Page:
- The Washington Times - Tuesday, February 17, 2004

In her own words

The late Princess Diana will speak once more as part of a new documentary based in part on her own words.

NBC has acquired audiotapes the late Princess recorded and will air them in a two-part documentary to be telecast next month, the Associated Press reports.

The never-before-broadcast tapes were made inside London’s Kensington Palace and were used by Andrew Morton to write his book “Diana: Her True Story in Her Own Words.”

NBC will supplement the tapes with video footage of Diana and interviews with some of her closest friends, some of whom are speaking for the first time about her life and death.

The documentary will air on two consecutive Thursdays, March 4 and 11, at 10 p.m.

Sharon wants Ozzy

Sharon Osbourne isn’t disillusioned with television following the cancellation of her short-lived talk show. In fact, she would like to try it again, so long as ailing hubby Ozzy Osbourne is by her side.

“I’ve had a complete blast doing it. I’m sorry that it had to go this way,” she recently told Larry King on his CNN talk show.

“The Sharon Osbourne Show,” which debuted last fall, was canceled Jan. 30 because of low ratings, Mrs. Osbourne said. She will shoot the program until May.

“I love doing TV,” Mrs. Osbourne added. “And for me to say, ‘No, I never want to do it again,’ I’d be a liar. Of course, I do. But I would … feel better doing it with my husband.”

Mrs. Osbourne said she was unsure about returning to the show after her husband was injured in an all-terrain-vehicle accident in England last year but that she was encouraged to come back. Ozzy Osbourne has little movement in his arm following the accident, she said, but he will recover.

Mrs. Osbourne also is putting the cancellation in perspective. “In the scheme of life, it’s nothing,” she said.

Hatfield revealed

An award-winning documentary about the embattled author behind a slam against President Bush gets its cable premiere at 8 tonight on Cinemax.

“Horns and Halos” follows the colorful life of celebrity biographer J.H. Hatfield, whose 1999 book, “Fortunate Son: George W. Bush and the Making of an American President,” asserts that President Bush was arrested for cocaine possession.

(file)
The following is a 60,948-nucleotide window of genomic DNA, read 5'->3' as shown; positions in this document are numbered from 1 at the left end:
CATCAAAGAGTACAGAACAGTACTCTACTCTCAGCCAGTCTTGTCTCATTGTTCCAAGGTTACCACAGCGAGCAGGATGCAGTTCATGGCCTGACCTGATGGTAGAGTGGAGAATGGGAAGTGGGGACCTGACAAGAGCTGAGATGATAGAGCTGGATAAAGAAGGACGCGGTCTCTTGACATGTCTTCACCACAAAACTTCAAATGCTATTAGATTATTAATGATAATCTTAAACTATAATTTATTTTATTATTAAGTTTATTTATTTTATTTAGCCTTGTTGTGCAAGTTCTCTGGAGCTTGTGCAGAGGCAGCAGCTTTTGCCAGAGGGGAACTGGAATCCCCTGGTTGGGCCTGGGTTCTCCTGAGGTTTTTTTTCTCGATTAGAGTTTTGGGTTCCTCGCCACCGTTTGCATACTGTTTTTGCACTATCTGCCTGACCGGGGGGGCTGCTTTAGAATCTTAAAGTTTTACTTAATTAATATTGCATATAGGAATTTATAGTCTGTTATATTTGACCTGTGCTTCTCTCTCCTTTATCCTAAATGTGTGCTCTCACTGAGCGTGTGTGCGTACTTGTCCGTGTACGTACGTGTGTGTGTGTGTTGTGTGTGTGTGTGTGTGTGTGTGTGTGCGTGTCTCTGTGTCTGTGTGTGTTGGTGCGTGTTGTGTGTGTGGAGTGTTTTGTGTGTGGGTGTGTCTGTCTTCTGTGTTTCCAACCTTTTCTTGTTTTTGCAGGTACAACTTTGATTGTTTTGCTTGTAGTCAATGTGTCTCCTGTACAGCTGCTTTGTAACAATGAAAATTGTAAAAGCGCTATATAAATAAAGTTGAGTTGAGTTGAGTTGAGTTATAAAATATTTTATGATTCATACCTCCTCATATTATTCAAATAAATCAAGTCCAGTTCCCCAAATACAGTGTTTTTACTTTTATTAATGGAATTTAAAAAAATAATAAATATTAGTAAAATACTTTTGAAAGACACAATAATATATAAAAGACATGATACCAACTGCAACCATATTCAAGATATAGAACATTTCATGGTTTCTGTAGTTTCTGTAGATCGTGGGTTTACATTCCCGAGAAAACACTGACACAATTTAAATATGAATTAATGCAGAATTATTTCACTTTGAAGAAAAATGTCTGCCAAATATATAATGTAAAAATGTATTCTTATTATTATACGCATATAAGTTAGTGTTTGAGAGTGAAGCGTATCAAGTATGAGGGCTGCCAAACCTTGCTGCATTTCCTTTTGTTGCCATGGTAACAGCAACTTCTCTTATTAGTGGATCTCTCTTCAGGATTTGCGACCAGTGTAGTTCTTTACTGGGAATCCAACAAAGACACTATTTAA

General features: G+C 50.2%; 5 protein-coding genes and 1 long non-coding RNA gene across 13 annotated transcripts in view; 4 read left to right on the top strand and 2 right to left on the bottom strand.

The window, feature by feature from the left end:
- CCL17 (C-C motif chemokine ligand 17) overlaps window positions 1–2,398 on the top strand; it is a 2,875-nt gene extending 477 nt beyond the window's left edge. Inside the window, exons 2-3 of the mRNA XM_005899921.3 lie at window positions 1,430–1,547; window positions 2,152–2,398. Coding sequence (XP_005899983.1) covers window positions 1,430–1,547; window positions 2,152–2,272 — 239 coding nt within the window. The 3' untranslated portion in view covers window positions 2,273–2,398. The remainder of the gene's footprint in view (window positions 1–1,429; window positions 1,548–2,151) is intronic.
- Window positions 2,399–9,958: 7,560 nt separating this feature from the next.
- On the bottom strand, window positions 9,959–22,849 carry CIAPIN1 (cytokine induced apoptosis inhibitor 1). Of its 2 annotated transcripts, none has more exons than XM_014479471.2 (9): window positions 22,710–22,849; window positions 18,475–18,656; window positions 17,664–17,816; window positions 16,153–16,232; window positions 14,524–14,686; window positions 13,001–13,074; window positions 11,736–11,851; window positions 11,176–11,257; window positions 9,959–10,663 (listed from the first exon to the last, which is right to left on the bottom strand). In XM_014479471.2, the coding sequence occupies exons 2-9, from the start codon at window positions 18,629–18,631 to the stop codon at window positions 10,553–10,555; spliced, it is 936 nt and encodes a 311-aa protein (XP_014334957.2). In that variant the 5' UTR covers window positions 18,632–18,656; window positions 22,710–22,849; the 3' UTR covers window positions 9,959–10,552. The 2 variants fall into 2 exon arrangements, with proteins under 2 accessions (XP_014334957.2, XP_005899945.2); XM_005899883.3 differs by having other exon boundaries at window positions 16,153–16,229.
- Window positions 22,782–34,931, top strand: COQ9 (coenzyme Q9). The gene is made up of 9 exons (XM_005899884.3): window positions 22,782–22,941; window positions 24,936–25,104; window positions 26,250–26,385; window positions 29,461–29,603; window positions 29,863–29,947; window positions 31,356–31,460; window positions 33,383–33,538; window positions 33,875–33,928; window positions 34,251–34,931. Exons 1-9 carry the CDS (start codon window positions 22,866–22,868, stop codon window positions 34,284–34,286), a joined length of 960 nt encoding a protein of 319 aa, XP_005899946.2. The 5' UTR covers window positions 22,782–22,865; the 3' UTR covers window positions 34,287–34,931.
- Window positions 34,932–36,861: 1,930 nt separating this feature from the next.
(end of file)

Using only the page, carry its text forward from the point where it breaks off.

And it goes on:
We soon learned that Hatfield was a convicted felon, and the book was pulled quickly by St. Martin’s Press. That didn’t stop underground leftist publisher Sander Hicks from reviving the book with his Soft Skull Press outfit. Hatfield was found dead of an apparent suicide in an Arkansas hotel room in July 2001. He was 43.

“Horns and Halos” was named best documentary at the 2002 New York Underground Film Festival and best documentary at the 2002 Chicago Underground Film Festival.

Oscar: Time is money

Those Oscar statuettes aren’t the only things that are golden come Academy Award night.

Advertisers are paying a record $1.5 million on average for a 30-second commercial spot during the Feb. 29 Oscar telecast on ABC, Reuters News Agency reports .

The commercial average for the film industry’s highest honors will surpass the previous record, set last year, of $1.4 million, a spokeswoman for the Walt Disney Co.-owned network told Reuters.

By comparison, ABC’s highest-rated drama series, “NYPD Blue,” averages $195,000 for a 30-second spot, and “Monday Night Football” commands an average of $350,000, according to the industry trade publication Broadcasting & Cable.

The Super Bowl, however, remains the advertising king, averaging nearly 89.6 million viewers for the Feb. 1 telecast. Ads averaged $2.3 million per 30-second spot this year.

The Academy Awards presentation has long ranked as the most-watched entertainment special on U.S. television each year, although last year’s telecast — overshadowed by the war in Iraq — drew the lowest ratings ever for an Oscar telecast, with slightly more than 33 million viewers tuning in.

Maybe viewers couldn’t bear to watch director Michael Moore’s now infamous tirade against the administration that night.

Still, the Oscar presentation remains a major commercial platform for advertisers, and many of them use the event to launch new campaigns. ABC, which has broadcast the Oscars annually since 1976, said advertising time for this year’s ceremony sold out in September.

Among the companies planning to hawk their wares during this year’s 76th annual Academy Awards are consumer-products giant Procter & Gamble, fast-food chain McDonald’s, luxury automaker Cadillac, Allstate Insurance Co. and Pepsi, the network said.

ABC also said it will air this year’s Oscar presentation on a five-second delay — a first for the Oscars — to allow network censors to edit out any spontaneous outbursts of profanity or nudity that might occur during the live event.

Compiled by Christian Toto from staff and wire reports.

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